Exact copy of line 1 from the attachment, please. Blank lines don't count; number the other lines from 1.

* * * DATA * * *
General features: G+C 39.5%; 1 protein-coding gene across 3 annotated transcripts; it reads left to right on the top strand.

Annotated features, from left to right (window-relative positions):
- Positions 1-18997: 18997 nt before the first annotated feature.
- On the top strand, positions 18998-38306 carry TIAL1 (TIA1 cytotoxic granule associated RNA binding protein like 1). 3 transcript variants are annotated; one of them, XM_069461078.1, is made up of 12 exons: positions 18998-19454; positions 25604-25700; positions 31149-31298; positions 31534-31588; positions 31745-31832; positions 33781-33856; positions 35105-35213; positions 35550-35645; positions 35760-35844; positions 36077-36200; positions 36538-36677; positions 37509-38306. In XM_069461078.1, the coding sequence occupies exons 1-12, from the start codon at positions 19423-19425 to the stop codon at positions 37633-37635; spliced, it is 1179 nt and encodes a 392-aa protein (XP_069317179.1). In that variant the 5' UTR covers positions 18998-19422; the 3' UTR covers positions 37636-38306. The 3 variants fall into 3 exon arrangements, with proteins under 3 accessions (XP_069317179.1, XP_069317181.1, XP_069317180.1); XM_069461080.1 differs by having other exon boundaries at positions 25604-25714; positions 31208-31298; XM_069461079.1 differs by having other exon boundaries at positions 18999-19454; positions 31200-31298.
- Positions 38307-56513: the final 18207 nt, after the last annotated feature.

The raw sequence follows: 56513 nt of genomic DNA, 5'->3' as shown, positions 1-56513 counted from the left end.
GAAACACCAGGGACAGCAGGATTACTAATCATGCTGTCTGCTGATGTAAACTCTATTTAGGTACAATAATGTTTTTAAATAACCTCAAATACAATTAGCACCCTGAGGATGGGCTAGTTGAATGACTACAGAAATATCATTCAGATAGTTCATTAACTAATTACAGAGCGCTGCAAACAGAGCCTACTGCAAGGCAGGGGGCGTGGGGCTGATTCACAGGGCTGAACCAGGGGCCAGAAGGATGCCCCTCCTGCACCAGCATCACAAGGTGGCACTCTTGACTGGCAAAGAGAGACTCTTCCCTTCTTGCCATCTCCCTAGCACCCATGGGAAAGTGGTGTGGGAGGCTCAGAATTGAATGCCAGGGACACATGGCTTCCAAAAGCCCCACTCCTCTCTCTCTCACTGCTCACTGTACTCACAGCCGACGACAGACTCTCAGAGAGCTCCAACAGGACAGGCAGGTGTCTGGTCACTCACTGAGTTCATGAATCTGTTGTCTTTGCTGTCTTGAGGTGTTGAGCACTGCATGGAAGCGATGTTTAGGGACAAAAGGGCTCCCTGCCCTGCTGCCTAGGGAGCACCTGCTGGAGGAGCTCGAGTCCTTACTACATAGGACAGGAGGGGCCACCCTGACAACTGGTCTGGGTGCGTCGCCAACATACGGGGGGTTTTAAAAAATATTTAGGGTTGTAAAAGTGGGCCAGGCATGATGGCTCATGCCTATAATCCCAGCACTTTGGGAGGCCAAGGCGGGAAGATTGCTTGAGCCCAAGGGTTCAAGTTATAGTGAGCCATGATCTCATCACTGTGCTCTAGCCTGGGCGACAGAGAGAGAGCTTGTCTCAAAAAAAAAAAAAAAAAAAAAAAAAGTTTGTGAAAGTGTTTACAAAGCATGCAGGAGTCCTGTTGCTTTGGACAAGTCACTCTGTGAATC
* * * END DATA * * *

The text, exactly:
General features: G+C 39.5%; 1 protein-coding gene across 3 annotated transcripts; it reads left to right on the top strand.